Figure 7.0 New drying shed at the New Brickworks. From Emil Flaminius, “Ueber die Ziegel-Fabrikazion in den preußischen Provinzen,” Allgemeine Bauzeitung 21 (1838): 190.
For the Bauakademie, additional efforts were made to mitigate discoloration from falling ash by placing bricks on their long sides so that at least the surface that was exposed would remain as clean as possible. Additionally, bricks were fired using pine wood dried for at least seven years to ensure that the increased levels of humidity emanating from younger wood could be reduced to a minimum.27 Since the wet clay itself also produced humidity as it was being dried, dry wood at least restricted the number of variables at play. If various parts of the brick were exposed to differing humidity levels, there was again the risk of discoloration, or uneven coloration, and cracking. It would not be until the Hoffman kiln was patented in 1858 that these harbingers of change would be cemented in Brandenburg’s productive clay landscape. A fully systematic process of artificial drying and burning would remove the clay from the influences of ill-tempered climate, and imprecise human hands, and standardized bricks could be fired all year round. And once a brickyard was expected to operate continuously to produce bricks in line with the pace of construction, seasonal work no longer made sense.
Landscapes of commodity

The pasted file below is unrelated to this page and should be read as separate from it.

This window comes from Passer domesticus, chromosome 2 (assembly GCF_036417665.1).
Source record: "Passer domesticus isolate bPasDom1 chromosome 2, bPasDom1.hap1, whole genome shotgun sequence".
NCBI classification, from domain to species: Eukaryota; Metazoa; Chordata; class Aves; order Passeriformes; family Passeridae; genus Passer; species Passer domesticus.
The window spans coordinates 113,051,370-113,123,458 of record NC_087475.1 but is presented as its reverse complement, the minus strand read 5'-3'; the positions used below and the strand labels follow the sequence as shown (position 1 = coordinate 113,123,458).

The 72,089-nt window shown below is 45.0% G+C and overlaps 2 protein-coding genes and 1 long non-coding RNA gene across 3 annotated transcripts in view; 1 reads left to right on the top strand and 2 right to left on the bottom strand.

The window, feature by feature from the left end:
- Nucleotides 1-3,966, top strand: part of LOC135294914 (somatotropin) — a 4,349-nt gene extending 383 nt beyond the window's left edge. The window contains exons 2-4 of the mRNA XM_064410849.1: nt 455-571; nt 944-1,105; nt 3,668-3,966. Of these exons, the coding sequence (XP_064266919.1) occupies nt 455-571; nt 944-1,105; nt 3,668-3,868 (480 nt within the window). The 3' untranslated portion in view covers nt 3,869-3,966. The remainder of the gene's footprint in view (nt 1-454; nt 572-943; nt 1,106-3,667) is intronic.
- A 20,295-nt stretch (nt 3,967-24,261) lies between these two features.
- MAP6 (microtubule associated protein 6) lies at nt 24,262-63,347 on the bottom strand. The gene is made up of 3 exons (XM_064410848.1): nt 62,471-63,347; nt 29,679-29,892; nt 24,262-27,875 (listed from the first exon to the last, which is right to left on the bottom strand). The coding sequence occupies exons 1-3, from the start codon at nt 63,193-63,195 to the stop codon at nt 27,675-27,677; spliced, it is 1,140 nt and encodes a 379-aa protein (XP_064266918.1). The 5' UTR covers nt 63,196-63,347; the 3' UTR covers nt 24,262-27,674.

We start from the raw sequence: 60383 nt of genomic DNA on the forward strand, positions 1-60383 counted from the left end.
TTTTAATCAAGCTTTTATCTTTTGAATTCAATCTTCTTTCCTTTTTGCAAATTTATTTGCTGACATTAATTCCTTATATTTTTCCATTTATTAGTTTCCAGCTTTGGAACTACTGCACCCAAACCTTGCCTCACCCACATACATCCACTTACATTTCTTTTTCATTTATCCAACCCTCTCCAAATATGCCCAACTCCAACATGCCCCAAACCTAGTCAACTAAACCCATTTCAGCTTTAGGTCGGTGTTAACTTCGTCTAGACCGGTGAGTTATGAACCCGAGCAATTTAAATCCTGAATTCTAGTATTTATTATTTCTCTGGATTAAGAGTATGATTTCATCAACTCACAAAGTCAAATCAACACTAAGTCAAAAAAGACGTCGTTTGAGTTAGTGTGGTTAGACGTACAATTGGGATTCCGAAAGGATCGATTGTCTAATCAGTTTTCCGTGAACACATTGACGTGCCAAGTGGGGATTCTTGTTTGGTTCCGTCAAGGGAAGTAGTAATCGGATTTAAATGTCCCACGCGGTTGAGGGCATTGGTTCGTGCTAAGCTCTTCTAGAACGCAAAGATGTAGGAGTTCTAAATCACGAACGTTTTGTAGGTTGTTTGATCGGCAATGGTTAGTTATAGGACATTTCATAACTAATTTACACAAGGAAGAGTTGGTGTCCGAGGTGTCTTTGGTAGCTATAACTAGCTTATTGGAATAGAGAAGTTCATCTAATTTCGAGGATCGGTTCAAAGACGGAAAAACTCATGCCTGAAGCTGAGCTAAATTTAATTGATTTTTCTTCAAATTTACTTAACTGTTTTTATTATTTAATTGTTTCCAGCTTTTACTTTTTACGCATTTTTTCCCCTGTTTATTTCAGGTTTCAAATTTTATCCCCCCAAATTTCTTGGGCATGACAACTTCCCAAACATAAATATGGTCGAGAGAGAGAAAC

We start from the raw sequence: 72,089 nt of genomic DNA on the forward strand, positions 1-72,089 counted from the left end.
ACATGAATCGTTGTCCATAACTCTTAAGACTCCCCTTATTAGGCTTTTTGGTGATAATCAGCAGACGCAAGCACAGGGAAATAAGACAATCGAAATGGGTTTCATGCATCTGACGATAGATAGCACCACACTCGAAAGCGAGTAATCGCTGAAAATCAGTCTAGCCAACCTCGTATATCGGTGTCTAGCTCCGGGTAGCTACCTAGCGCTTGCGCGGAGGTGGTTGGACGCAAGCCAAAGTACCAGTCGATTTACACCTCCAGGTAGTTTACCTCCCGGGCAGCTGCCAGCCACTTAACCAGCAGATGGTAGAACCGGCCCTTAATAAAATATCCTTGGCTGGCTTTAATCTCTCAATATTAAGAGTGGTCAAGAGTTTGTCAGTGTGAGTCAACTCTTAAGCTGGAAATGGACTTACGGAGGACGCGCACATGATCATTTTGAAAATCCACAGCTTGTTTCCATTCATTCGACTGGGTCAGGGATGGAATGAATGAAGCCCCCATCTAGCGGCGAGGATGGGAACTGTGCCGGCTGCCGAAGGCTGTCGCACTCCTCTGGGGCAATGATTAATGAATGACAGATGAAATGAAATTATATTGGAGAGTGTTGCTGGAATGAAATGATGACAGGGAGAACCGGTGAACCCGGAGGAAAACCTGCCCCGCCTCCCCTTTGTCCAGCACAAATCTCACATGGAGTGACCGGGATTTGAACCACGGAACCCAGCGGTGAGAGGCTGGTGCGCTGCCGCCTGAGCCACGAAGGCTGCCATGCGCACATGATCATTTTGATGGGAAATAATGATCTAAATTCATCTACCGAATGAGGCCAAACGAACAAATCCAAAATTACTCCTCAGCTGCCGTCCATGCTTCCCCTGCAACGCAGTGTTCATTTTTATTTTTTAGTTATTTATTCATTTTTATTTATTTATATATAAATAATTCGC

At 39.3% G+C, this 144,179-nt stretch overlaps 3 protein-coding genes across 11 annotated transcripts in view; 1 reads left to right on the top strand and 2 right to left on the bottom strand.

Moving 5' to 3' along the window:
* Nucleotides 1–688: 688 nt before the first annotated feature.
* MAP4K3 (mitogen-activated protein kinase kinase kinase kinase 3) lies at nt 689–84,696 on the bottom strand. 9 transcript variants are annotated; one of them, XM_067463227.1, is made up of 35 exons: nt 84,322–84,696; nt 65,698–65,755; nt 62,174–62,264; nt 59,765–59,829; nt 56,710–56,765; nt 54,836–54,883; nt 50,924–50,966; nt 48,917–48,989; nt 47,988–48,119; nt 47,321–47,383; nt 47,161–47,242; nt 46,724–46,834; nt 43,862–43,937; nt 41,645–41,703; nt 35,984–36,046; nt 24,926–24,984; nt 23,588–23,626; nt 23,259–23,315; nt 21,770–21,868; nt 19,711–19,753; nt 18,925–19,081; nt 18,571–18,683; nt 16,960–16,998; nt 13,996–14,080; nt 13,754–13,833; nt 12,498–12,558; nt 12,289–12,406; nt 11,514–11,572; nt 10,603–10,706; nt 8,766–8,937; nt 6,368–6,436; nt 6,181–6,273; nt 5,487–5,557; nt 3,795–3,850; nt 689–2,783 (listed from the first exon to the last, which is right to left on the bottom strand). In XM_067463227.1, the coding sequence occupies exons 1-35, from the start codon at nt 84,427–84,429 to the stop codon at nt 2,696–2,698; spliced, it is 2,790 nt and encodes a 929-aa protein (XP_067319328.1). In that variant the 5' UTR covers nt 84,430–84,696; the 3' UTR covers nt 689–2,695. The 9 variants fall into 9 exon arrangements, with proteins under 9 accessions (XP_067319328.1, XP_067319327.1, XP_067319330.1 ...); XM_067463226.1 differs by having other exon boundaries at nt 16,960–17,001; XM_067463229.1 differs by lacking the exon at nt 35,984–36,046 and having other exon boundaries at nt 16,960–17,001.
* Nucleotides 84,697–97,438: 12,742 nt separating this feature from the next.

Although the Wentzel brickworks were based in Königs-Wusterhausen, south of Berlin, they would create bricks combined clay from Stolpe, about 20km north of Berlin and only 5km from the heart of yellow clay territory at Birkenwerder, and clay from a pit in Rathenow, the heart of red clay territory 80km west of Berlin.28 The difference in the geologies of these two parts of Brandenburg directly impacted the reception of Schinkel’s Bauakademie today: the color that radiates from Eduard Gaertner’s memorable 1868 paintings of the building were produced by the precise mixing of these clays. These architectural demands were what drove the changes to the brickyard: the Wentzel brickyard not only had to manufacture all the bricks themselves but also had to ensure that, over time, the precise combination of the two clays was consistent. This consistency was perhaps even harder to achieve than the quantity. Moving raw clay across the region, instead of moving seasonal workers or the bricks themselves, brought new communication lines into Brandenburg. Cross-country transportation of goods connected to new places—places that were not determined by watercourses but by geology. Transporting from the clay pits to the brickyard over 70km in regional Brandenburg amounted to a scaling-up of the productive landscape, refining and selecting of areas of Brandenburg in the constitution of a more desirable product. An aesthetic motivation demanded that the brick be composed of a mix of different quality clay materials and not merely an accidental reflection of its origins. Once the brick was no longer a specific index of its geographical origin, it became a statistical reflection of a certain quality: it was representative of an abstract commodity with certain desired characteristics.